Update from the COVID-19 Response Team

Dealing with this pandemic for most of this year has been difficult for us all. For some, the stress of not being able to be with family and friends for such a long time has taken an enormous toll. Some of our Northside family have lost jobs or had their income scaled back. Some have fallen ill or have other needs. The shepherds and ministers of this church want to help. If you need someone to talk to, if you are struggling with physical, emotional, or spiritual needs, please reach out to someone. If you don’t know who to talk to, send a note to elders@nscoc.org or ministers@nscoc.org, and one of our leaders will get back to you quickly.

One of the bright spots in our church family has been our weekly outdoor worship services. We have been averaging about 250 at these services. It has been good seeing so many folks and singing together. And so far, except for this week’s strong winds, the weather has been awesome! The question is, how much longer can we continue to meet? On that score, there is good news and bad news.

The good news is that we should have vaccines for COVID-19 soon. Frontline health professionals and some folks with high risk may be able to receive a vaccine as early as December or January. Then, over the following months, the vaccine should be available to the rest of us. That’s the turning point all of us have been praying for and looking forward to.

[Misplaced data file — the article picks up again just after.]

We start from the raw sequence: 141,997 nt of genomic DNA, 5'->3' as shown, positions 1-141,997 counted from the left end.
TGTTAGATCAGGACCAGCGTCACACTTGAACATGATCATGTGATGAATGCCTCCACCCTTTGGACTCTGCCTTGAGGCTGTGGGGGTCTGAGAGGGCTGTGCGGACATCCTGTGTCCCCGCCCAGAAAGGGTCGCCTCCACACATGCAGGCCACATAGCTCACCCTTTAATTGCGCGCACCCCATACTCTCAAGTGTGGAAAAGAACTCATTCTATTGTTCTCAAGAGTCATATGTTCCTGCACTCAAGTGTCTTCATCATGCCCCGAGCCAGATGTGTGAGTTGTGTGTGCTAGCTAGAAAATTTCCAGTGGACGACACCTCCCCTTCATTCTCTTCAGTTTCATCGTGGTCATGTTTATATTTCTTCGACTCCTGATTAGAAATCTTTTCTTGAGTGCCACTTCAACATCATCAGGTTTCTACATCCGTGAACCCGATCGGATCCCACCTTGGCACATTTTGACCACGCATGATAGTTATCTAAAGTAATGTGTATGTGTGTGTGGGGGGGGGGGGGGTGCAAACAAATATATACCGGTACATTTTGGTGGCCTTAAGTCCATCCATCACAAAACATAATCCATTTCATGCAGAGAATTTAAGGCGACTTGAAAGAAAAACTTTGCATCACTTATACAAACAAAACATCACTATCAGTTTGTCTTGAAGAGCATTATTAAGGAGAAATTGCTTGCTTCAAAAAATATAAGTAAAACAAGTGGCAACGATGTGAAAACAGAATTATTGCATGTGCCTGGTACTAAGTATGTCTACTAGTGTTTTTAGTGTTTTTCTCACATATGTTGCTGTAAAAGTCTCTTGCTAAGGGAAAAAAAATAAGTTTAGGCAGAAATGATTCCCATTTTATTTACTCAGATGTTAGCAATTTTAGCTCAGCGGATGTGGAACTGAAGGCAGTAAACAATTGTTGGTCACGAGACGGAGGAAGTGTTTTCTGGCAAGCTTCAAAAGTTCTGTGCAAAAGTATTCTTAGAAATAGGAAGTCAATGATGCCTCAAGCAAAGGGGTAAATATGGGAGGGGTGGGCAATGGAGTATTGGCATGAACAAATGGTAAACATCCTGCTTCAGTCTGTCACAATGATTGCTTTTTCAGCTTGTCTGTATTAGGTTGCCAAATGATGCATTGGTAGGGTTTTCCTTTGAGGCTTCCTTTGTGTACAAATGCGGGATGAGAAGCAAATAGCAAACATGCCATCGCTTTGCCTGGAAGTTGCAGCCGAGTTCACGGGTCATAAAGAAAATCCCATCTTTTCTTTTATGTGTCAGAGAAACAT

The bad news is that the U.S. is now experiencing its highest COVID-19 infection rate. Across the country, as cooler weather has pushed folks indoors, the infection rate is moving upward rapidly, creating significant stress on hospitals and the medical community and resulting in an increase in deaths. This rise in the coronavirus infection rate has moved closer and closer to San Antonio, and now our numbers are beginning to increase.

Right now, our risk level remains “moderate,” but the critical numbers—hospital stress, positivity rate, and increase of cases—are moving in the wrong direction. We will continue to monitor the situation. We don’t want to contribute to community spread, which would not only jeopardize the health of our church family and our neighbors, it could once again create overwhelming stress on our area hospitals and medical professionals. We will work closely with physicians in our congregation as well as city and county health professionals and will make the wisest decisions we can for the greatest good of our church and our city.

We will continue to worship outdoors as we have been but will keep everyone posted if the situation requires us to alter that plan. And, as always, we will live-stream every service.

These are tough times, but God is still master of the universe. May we worship him fervently, love each other faithfully, and give ourselves up for others as Christ gave himself up for us. Stay strong, Northside.

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